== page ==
6 Best Ways To Give Medicine To A Toddler

Seeing your kids poorly is a heart-hurting experience. You want to help them as much as you can, and unfortunately, this often involves giving them medicine that they hate. So what are the best ways to give medicine to a toddler?

best ways to give medicine to toddlers
B3D473 Girl (5-6) taking medicine

Seeing your kids sick is upsetting. You know how to make them better, or at least alleviate the worst symptoms. But that means medicine. And most medicines don’t taste good. So what are the best ways to give medicine to a toddler?

1Mix the medicine into a smoothie or yoghurt

Obviously, pick something that your child particularly likes and which they’re unlikely to turn down even if they’re feeling under the weather. By mixing their antibiotics or Calpol into something like a smoothie or a yoghurt, they’ll be getting what they need without even realising it.

2Reward them for taking their medicine

If your kid is too canny to be fooled by the smoothie/yoghurt trick, maybe try a star chart system. Is there a special toy they’ve wanted for ages, or a film they’d like to see at the cinema? Having their eye on a prize might make the medicine go down more smoothly.

3Dish out the stickers

In the same way, they may be more inclined to take their medicine if they get a fun sticker to wear once they’ve done it. If they have a course of antibiotics, you could transfer each stickers to their new outfit every morning. Then they’ll have loads to show off by the end. There’s a reason why GPs and dentists keep drawers full of stickers for kids – little ones love getting them and feeling like they’ve been praised for good behaviour.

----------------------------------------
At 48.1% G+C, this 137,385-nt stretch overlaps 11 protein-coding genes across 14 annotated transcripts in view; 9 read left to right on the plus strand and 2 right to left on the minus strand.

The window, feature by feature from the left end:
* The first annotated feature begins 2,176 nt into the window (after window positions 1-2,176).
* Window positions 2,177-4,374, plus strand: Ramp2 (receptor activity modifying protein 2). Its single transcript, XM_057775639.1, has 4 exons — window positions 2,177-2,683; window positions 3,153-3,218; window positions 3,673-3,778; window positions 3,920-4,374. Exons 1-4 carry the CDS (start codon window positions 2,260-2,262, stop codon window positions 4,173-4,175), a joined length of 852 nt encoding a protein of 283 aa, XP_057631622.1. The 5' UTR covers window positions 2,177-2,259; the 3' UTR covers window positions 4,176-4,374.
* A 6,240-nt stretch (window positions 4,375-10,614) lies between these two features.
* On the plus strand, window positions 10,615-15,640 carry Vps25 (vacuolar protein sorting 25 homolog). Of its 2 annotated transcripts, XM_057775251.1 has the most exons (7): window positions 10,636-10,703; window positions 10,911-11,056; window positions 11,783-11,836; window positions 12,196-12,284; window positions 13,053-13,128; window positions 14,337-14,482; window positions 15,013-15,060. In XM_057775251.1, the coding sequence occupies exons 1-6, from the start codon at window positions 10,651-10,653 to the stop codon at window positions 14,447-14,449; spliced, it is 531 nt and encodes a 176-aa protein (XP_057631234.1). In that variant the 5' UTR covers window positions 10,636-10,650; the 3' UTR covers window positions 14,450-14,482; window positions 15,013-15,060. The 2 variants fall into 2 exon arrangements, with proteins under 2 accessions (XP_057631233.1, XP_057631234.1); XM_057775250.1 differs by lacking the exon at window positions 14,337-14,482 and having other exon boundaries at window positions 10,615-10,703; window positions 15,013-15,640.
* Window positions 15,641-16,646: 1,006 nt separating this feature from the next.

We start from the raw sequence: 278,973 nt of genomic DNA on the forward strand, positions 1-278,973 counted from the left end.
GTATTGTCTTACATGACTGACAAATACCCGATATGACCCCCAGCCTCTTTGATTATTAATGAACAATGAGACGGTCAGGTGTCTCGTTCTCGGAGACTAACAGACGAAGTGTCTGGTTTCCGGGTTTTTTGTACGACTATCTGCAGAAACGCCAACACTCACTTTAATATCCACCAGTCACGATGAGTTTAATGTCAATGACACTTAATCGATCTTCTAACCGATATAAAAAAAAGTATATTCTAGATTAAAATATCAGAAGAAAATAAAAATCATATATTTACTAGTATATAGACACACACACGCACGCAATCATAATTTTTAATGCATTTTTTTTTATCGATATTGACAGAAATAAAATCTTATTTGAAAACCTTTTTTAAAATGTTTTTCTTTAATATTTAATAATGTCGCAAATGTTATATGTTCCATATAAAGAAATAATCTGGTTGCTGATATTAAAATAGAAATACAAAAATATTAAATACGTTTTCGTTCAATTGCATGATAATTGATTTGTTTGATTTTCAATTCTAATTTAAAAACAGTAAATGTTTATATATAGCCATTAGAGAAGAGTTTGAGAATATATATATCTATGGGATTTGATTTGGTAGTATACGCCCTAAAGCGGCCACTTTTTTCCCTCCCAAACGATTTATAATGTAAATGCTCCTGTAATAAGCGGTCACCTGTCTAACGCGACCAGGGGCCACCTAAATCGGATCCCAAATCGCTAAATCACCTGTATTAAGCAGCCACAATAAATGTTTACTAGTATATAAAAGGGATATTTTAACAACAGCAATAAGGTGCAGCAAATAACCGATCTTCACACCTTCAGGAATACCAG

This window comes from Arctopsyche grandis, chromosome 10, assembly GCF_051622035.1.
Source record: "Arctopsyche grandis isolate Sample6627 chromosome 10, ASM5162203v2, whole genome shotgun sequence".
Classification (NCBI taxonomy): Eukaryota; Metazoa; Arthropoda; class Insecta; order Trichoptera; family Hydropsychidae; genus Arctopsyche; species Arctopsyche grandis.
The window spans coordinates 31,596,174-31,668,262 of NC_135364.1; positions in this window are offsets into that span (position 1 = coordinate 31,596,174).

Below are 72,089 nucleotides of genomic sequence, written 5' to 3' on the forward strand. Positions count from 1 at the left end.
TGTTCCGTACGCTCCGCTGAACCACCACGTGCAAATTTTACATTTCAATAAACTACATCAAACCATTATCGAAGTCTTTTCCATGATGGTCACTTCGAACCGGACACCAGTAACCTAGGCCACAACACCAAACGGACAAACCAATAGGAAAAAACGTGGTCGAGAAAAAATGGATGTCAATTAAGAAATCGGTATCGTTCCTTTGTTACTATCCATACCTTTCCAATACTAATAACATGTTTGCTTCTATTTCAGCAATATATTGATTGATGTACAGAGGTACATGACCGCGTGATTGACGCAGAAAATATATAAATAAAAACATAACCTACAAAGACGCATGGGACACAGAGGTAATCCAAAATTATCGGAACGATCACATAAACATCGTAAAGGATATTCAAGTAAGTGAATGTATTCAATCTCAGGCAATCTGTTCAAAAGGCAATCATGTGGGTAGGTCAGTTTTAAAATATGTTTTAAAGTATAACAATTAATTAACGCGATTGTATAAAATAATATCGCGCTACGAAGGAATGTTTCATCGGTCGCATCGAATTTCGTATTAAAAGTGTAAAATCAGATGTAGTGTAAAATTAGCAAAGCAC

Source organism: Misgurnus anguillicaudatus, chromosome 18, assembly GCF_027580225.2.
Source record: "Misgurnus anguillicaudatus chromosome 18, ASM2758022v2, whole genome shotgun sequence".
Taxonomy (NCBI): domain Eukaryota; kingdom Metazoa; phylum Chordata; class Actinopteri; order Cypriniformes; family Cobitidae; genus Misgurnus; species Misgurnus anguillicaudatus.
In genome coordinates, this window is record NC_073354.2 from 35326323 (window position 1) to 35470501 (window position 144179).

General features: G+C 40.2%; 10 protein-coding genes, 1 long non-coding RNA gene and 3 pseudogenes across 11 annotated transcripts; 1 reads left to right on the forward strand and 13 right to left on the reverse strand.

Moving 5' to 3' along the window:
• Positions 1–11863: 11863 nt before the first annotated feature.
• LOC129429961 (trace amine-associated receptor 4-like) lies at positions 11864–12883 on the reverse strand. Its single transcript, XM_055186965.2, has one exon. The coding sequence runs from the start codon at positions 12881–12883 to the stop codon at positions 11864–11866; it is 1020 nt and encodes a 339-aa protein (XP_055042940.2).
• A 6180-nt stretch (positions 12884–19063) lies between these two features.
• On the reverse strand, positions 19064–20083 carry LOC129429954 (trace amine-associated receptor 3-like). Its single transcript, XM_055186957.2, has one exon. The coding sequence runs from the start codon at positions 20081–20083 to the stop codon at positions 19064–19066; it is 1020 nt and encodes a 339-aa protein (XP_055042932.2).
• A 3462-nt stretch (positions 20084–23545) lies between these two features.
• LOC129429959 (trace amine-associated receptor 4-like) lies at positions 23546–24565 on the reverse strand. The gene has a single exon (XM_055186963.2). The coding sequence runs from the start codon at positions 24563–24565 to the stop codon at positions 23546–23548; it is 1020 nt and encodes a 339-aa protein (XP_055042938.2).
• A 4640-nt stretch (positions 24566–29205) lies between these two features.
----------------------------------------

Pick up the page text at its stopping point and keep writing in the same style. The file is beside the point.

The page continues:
4Let them take their own medicine

Just like adults, children like to have an element of control over what happens to them. So you could invite your youngster to choose whether they take their medicine from a spoon or a syringe, and then handle it themselves. It might get a little messy, but if they feel they’re in the driving seat they may be more inclined to play ball.

5Be gentle

Imagine if someone much bigger than you pinned you down and made you drink something that you found absolutely disgusting. This would be a wholly unpleasant and anxiety-inducing situation, right? So be kind to your child when you’re trying to get them to take their medicine. Being calm and gentle is much more likely to work in the long run and will be less stressful for both of you.

6Call for back up

Children sometimes respond better to one parent than the other in situations like these. So if your kid always refuses medicine from you but will take it from your partner, put him or her in charge of doling it out where you can. You might also find that another family member like a grandmother or an uncle might have better luck than you. Make the most of anyone who might be able to give you a hand!

Also read: Healthy Eating – 14 Ways To Boost Your Child’s Favourite Smoothie